The Idea Factory

The Idea Factory by John Gertner tells the story of Bell Labs from the 1930s to 1990s.  Bell Laboratories was the research arm of AT&T, the US phone company that had a monopoly position for decades, providing local phone service, long distance, and telecommunications equipment.  I just finished the book yesterday, and I highly recommend it. download Bell Labs was responsible for so many innovations and discoveries it is mind-boggling. In fact, it’s difficult to find a modern device or technology Bell Labs didn’t have some involvement in or influence on.  Some of the things they accomplished include inventing the transistor and solid state electronics, developed microwave communications, created the Unix operating system, created automated electronic switching of telephone calls, developed fiber optics, authored information theory which lead to the creation of the digital computer, developed integrated circuits, created lasers, launched satellites, invented solar cells, and designed cellular telephone.  Bell Labs was perhaps the greatest collection of inventors, scientists, physicists, chemists, mathematicians, academics, and metallurgists ever assembled.  What made Bell Labs so unique and so successful?  Some reasons include:

  1. Bell Labs researchers understood how and why the technology worked.  It was a departure from “cut and try” inventing, like that of Edison.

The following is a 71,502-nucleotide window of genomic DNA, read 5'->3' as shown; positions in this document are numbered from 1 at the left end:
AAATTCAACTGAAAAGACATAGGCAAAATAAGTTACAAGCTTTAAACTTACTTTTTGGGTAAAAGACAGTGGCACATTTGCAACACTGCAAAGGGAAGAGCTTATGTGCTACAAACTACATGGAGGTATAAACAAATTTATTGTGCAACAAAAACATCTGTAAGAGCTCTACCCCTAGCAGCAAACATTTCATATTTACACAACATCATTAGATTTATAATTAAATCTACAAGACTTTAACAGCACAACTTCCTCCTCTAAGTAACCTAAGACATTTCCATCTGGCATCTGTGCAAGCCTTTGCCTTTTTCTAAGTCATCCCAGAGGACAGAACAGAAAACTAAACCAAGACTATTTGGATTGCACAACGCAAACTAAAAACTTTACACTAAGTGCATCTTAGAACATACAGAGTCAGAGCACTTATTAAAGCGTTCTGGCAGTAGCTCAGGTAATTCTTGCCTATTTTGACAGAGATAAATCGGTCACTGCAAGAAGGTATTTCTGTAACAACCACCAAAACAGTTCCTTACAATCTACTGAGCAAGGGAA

2. All employees could talk to and mingle with any other employee, and the buildings and corporate culture was designed to insure this interaction.  Junior researchers could bounce ideas off of senior (and often famous) employees in hallways, meeting rooms, and even in dinners in their home living rooms.
  3. There was no direct motivation to produce usable, profitable products.  Some technology research, like the laser, even had no identifiable problem to solve or real life application at the time.
  4. There was no pressure for researchers to seek funding or grants.  Funding came from revenue from the long distance and local telephone service operating companies of AT&T.
  5. Research projects that were not bearing fruit could be ended without damning the researcher.
  6. Researchers were free to pursue their own side projects and interests, and were actually expected to take on projects other than their direct assignments.
  7. Bell Labs shared all technology and research with the public, due to an agreement with the US government in exchange to preserve its monopoly.